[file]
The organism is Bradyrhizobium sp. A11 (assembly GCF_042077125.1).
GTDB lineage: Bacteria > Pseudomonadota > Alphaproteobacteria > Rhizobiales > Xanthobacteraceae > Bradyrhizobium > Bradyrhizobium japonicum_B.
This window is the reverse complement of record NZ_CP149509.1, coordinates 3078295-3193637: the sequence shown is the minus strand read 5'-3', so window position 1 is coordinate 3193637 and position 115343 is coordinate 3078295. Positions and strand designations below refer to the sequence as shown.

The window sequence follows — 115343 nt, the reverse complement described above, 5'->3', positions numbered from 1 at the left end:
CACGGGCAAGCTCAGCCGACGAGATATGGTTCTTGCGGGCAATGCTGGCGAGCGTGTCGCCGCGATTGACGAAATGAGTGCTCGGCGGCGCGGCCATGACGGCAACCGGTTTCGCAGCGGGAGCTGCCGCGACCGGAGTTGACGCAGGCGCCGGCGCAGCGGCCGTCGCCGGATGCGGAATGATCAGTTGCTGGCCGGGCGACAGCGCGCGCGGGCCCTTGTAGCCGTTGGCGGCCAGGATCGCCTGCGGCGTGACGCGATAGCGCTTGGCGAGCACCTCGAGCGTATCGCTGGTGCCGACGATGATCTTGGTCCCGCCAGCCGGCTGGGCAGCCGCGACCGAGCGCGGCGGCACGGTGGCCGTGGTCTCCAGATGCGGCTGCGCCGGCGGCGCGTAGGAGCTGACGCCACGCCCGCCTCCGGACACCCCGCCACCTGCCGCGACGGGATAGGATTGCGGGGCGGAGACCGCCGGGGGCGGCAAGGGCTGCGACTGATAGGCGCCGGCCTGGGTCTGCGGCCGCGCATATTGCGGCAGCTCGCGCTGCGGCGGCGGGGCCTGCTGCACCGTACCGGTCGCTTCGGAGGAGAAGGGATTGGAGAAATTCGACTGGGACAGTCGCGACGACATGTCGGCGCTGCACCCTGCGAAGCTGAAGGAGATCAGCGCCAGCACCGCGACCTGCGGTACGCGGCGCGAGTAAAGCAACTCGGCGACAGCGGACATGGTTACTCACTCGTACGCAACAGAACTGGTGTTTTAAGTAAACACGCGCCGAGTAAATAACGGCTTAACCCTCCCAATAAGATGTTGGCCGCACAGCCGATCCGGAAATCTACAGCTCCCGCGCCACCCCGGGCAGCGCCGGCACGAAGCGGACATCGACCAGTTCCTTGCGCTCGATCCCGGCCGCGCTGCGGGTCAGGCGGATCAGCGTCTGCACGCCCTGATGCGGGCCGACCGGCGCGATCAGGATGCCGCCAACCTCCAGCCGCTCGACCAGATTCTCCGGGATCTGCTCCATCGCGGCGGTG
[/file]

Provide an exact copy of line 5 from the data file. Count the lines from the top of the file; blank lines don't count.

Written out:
CACGGGCAAGCTCAGCCGACGAGATATGGTTCTTGCGGGCAATGCTGGCGAGCGTGTCGCCGCGATTGACGAAATGAGTGCTCGGCGGCGCGGCCATGACGGCAACCGGTTTCGCAGCGGGAGCTGCCGCGACCGGAGTTGACGCAGGCGCCGGCGCAGCGGCCGTCGCCGGATGCGGAATGATCAGTTGCTGGCCGGGCGACAGCGCGCGCGGGCCCTTGTAGCCGTTGGCGGCCAGGATCGCCTGCGGCGTGACGCGATAGCGCTTGGCGAGCACCTCGAGCGTATCGCTGGTGCCGACGATGATCTTGGTCCCGCCAGCCGGCTGGGCAGCCGCGACCGAGCGCGGCGGCACGGTGGCCGTGGTCTCCAGATGCGGCTGCGCCGGCGGCGCGTAGGAGCTGACGCCACGCCCGCCTCCGGACACCCCGCCACCTGCCGCGACGGGATAGGATTGCGGGGCGGAGACCGCCGGGGGCGGCAAGGGCTGCGACTGATAGGCGCCGGCCTGGGTCTGCGGCCGCGCATATTGCGGCAGCTCGCGCTGCGGCGGCGGGGCCTGCTGCACCGTACCGGTCGCTTCGGAGGAGAAGGGATTGGAGAAATTCGACTGGGACAGTCGCGACGACATGTCGGCGCTGCACCCTGCGAAGCTGAAGGAGATCAGCGCCAGCACCGCGACCTGCGGTACGCGGCGCGAGTAAAGCAACTCGGCGACAGCGGACATGGTTACTCACTCGTACGCAACAGAACTGGTGTTTTAAGTAAACACGCGCCGAGTAAATAACGGCTTAACCCTCCCAATAAGATGTTGGCCGCACAGCCGATCCGGAAATCTACAGCTCCCGCGCCACCCCGGGCAGCGCCGGCACGAAGCGGACATCGACCAGTTCCTTGCGCTCGATCCCGGCCGCGCTGCGGGTCAGGCGGATCAGCGTCTGCACGCCCTGATGCGGGCCGACCGGCGCGATCAGGATGCCGCCAACCTCCAGCCGCTCGACCAGATTCTCCGGGATCTGCTCCATCGCGGCGGTG